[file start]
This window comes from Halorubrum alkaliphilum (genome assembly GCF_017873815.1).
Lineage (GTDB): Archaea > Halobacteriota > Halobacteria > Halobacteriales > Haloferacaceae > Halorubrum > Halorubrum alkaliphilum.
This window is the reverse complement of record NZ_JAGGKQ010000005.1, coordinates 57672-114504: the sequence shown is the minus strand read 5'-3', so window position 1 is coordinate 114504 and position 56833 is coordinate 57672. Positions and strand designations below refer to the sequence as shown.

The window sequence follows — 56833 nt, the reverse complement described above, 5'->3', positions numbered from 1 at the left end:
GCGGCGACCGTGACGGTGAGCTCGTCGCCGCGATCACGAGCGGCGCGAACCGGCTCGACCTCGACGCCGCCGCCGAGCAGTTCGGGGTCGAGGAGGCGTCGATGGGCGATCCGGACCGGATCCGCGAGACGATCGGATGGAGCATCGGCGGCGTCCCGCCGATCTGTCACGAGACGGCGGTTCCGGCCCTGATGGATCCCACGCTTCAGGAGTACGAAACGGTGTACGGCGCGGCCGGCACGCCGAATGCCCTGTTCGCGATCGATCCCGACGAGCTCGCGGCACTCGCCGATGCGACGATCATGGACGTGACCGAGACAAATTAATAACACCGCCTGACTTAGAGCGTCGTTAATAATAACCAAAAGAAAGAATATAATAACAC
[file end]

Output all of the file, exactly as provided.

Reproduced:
This window comes from Halorubrum alkaliphilum (genome assembly GCF_017873815.1).
Lineage (GTDB): Archaea > Halobacteriota > Halobacteria > Halobacteriales > Haloferacaceae > Halorubrum > Halorubrum alkaliphilum.
This window is the reverse complement of record NZ_JAGGKQ010000005.1, coordinates 57672-114504: the sequence shown is the minus strand read 5'-3', so window position 1 is coordinate 114504 and position 56833 is coordinate 57672. Positions and strand designations below refer to the sequence as shown.

The window sequence follows — 56833 nt, the reverse complement described above, 5'->3', positions numbered from 1 at the left end:
GCGGCGACCGTGACGGTGAGCTCGTCGCCGCGATCACGAGCGGCGCGAACCGGCTCGACCTCGACGCCGCCGCCGAGCAGTTCGGGGTCGAGGAGGCGTCGATGGGCGATCCGGACCGGATCCGCGAGACGATCGGATGGAGCATCGGCGGCGTCCCGCCGATCTGTCACGAGACGGCGGTTCCGGCCCTGATGGATCCCACGCTTCAGGAGTACGAAACGGTGTACGGCGCGGCCGGCACGCCGAATGCCCTGTTCGCGATCGATCCCGACGAGCTCGCGGCACTCGCCGATGCGACGATCATGGACGTGACCGAGACAAATTAATAACACCGCCTGACTTAGAGCGTCGTTAATAATAACCAAAAGAAAGAATATAATAACAC